Let’s Read Queen of the Tearling: Chapter 11, Part Two

Having pondered her issues over Marguerite, Kelsea is finally holding her royal audience. First up is Andalie’s husband, who has come to claim her as it’s his Biblical right as a husband; Kelsea tells him off for having beaten his wife, and he slinks away.

Then a noblewoman, Lady Andrews, comes up to speak with Kelsea. It turns out that Kelsea stole this noblewoman’s tiara for her crowning. Unsurprisingly, this Lady Andrews is not in a very good mood. Also, Lady Andrews is old. Really old.

She was much older than she’d seemed in the dim light of the throne room, perhaps as old as forty, and her face appeared to have been pulled unnaturally taut. Cosmetic surgery? There were no plastic surgeons in the Tearling, but it was rumored that Mortmesne had revived the practice.

But… but they don’t have plastic. Or antibiotics. How do they have plastic surgery?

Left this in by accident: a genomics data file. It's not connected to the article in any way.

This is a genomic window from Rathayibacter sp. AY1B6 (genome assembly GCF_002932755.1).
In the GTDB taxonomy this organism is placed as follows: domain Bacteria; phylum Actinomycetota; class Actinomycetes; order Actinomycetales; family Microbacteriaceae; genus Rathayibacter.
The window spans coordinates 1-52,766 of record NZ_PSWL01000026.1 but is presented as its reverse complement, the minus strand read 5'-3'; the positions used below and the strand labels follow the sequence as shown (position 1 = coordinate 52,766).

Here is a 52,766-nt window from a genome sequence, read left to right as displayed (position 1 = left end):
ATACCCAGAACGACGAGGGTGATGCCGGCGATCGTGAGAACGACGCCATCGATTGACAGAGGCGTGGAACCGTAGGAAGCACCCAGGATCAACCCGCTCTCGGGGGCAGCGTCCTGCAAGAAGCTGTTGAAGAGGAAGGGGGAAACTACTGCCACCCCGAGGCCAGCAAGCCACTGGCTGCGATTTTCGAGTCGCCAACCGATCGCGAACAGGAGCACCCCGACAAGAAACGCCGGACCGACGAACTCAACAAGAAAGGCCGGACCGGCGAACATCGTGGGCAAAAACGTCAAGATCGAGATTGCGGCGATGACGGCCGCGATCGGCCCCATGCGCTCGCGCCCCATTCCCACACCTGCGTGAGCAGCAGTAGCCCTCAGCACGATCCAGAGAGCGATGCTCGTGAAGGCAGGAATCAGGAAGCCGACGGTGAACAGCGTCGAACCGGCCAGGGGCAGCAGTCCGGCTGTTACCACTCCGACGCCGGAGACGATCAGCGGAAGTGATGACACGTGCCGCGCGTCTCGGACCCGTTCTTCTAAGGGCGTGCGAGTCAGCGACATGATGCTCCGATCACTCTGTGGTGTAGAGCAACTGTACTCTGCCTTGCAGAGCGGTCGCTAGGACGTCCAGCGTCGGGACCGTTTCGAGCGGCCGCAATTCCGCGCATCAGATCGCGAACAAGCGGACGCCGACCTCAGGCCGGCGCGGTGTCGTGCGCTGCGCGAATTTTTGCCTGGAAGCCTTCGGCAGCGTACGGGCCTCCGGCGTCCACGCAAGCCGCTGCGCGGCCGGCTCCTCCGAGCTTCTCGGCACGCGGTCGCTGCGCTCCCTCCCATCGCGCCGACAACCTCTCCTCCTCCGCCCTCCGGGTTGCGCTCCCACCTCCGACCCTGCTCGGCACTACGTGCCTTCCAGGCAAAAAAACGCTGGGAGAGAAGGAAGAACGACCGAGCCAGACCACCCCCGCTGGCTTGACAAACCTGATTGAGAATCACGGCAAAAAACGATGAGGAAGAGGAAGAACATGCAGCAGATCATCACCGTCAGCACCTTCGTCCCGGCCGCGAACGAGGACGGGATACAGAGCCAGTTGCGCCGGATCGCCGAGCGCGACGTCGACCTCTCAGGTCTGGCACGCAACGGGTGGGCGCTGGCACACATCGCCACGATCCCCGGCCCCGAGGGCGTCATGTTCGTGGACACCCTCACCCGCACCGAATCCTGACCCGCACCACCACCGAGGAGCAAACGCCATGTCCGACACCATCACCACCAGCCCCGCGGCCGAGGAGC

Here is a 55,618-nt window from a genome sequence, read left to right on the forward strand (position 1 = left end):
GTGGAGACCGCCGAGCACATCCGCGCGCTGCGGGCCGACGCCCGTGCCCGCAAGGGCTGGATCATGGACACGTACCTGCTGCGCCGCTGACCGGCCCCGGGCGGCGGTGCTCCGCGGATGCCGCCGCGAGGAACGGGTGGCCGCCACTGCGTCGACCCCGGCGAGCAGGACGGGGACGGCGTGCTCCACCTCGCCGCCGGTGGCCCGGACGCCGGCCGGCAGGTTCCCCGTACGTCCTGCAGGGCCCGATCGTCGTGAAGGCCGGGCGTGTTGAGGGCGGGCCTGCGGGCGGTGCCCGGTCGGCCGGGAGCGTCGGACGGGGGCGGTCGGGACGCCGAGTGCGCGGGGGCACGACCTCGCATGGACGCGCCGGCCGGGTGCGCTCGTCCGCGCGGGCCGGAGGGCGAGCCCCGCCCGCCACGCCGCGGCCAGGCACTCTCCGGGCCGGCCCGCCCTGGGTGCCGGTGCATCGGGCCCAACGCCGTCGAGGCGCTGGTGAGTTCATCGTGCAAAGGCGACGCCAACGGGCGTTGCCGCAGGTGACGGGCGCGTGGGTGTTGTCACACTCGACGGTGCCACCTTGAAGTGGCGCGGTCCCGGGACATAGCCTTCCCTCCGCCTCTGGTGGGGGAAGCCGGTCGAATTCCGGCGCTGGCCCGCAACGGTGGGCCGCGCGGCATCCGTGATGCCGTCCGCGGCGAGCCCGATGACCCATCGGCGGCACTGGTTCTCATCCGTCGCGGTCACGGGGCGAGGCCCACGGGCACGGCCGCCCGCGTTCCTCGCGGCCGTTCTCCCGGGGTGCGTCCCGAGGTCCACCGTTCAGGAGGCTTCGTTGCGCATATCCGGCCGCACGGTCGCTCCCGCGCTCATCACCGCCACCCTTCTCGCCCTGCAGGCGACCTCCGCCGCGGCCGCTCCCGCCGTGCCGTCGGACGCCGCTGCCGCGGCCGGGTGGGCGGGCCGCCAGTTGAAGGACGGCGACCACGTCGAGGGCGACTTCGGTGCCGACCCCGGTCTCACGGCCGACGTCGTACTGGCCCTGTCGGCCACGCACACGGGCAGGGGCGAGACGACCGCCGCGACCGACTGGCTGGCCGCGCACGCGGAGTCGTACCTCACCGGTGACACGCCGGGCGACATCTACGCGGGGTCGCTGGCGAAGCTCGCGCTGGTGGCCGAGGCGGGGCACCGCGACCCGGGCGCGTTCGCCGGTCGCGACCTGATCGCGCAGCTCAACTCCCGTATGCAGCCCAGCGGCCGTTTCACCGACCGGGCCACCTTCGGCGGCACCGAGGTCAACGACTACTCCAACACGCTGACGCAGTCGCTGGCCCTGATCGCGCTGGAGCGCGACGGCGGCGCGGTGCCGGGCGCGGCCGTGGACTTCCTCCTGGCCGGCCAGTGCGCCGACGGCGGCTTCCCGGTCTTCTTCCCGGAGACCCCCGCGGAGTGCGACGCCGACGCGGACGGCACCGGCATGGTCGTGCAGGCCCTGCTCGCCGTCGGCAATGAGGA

Anyway, Lady Andrews has a smoker’s voice, or a drinker’s voice, in case we can’t figure out that she’s an awful human being simply by her age alone. She uses her nasty voice to ask Kelsea what she intends to do about Mortmesne; it turns out that Lady Andrews lives near the border and therefore is very worried about an invasion.

Kelsea isn’t humoring her. Kelsea’s jewel informs her, through a vision, that Lady Andrews locked herself up inside her tower while the Mort came through her territory; she and her guards survived, but everyone else wasn’t as lucky.

Do you have children, Lady Andrews?”

No, Majesty.”

Of course not, Kelsea thought. Children coneived by this woman would only be cannibalized by her womb. She raised her voice. “Then you don’t risk much in the lottery, do you? You have no children, you don’t look strong enough for labor, and you’re really too old to appeal to anyone for sex.”


Lady Andrews is understandably a wee bit upset when Kelsea tells her never to come back to court.

Lady Andrews’s hands had clutched into claws. The nails were long hooks, manicured a bright purple. Deep pockets of red had emerged in the fleshless crescents beneath her eyes […] What does she see when she looks in the mirror? Kelsea wondered.

Ok, this is when I thought that Kelsea would come down hard on Lady Andrews for being a greedy, selfish biddy who spends her money on magical plastic surgery while letting her peasants die in a ditch.